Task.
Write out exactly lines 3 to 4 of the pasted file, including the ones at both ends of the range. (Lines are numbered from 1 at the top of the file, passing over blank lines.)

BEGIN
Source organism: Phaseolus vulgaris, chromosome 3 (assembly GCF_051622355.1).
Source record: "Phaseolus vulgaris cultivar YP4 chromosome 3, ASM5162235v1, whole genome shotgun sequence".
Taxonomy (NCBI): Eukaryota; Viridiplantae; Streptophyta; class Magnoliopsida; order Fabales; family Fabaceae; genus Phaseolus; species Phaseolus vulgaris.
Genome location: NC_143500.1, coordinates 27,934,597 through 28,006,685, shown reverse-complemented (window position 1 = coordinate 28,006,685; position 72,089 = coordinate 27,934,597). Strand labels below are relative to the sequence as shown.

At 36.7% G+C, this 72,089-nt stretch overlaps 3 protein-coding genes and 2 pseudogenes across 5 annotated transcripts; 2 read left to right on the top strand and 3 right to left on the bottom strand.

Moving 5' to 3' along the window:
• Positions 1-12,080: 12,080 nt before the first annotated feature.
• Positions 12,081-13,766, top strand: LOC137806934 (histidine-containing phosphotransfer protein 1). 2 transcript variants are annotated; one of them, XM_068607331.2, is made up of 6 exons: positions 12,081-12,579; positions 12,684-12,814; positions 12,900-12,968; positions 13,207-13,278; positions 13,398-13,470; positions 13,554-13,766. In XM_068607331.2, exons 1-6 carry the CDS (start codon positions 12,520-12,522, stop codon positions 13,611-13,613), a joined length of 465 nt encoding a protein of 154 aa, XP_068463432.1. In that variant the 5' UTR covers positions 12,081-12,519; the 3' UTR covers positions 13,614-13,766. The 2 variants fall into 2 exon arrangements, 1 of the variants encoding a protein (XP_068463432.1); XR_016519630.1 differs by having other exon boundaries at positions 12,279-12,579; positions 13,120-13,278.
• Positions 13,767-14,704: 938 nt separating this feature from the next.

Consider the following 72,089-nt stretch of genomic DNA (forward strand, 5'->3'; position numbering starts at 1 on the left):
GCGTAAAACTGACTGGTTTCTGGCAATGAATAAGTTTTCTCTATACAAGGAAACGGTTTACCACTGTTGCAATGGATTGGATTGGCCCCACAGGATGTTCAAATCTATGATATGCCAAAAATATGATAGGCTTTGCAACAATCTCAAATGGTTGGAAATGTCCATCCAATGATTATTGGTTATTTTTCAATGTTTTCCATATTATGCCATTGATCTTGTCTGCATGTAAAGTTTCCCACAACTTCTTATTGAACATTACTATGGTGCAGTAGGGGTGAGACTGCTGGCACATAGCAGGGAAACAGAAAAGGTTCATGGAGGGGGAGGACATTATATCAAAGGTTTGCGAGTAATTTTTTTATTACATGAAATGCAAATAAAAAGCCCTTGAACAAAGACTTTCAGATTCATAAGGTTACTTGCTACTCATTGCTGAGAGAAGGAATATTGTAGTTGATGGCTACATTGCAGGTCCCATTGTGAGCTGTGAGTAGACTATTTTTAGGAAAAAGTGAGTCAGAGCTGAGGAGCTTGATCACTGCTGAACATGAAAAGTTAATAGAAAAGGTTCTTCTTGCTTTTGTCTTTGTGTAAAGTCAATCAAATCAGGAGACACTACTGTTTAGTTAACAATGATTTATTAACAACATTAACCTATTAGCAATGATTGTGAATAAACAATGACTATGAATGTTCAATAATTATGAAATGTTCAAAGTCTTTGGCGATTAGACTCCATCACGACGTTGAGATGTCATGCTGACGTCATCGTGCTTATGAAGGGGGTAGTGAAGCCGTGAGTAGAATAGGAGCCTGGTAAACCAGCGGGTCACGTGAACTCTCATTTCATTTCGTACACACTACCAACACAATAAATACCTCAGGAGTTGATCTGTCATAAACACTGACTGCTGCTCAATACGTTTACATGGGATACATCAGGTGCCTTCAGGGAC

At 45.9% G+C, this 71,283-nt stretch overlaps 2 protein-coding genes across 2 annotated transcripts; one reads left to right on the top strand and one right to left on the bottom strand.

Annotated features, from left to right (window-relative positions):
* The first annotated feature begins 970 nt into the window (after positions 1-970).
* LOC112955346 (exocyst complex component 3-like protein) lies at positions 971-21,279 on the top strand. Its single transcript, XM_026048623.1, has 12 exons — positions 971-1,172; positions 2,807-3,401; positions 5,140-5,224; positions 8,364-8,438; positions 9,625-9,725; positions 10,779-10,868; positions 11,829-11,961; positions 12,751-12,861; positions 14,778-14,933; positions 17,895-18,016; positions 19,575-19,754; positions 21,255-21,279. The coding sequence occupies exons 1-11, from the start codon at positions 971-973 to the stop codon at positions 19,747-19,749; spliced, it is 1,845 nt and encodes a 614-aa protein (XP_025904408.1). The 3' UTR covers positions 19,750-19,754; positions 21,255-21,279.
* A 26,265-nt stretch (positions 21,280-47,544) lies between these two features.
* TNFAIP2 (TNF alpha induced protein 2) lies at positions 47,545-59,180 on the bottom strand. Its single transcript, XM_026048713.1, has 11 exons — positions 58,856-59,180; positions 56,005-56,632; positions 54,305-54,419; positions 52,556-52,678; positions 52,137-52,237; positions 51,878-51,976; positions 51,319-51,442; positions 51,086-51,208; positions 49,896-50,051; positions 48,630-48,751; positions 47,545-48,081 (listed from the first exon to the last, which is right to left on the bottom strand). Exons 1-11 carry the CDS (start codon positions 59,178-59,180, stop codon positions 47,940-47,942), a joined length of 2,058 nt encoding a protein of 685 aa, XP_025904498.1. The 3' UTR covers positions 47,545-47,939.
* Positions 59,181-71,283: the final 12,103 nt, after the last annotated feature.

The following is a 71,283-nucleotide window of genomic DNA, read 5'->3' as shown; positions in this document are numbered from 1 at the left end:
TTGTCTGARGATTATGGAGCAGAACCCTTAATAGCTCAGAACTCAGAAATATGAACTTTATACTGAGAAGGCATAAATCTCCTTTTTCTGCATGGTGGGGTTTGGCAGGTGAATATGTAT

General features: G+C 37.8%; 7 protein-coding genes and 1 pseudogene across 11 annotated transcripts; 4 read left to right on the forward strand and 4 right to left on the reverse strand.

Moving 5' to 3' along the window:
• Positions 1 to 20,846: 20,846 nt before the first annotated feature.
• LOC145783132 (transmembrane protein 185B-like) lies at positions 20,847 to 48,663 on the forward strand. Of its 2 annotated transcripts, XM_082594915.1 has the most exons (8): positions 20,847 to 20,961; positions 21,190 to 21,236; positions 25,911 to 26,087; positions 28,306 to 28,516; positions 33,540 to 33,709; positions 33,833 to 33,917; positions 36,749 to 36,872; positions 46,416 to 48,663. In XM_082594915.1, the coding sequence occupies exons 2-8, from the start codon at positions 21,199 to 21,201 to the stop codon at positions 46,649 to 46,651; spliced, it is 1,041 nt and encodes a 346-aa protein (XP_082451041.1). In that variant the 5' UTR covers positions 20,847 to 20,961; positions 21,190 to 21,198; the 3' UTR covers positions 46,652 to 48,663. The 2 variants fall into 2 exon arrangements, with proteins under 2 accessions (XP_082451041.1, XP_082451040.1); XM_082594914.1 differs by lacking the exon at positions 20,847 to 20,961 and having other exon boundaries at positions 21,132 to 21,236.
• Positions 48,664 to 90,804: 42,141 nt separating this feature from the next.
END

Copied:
Taxonomy (NCBI): Eukaryota; Viridiplantae; Streptophyta; class Magnoliopsida; order Fabales; family Fabaceae; genus Phaseolus; species Phaseolus vulgaris.
Genome location: NC_143500.1, coordinates 27,934,597 through 28,006,685, shown reverse-complemented (window position 1 = coordinate 28,006,685; position 72,089 = coordinate 27,934,597). Strand labels below are relative to the sequence as shown.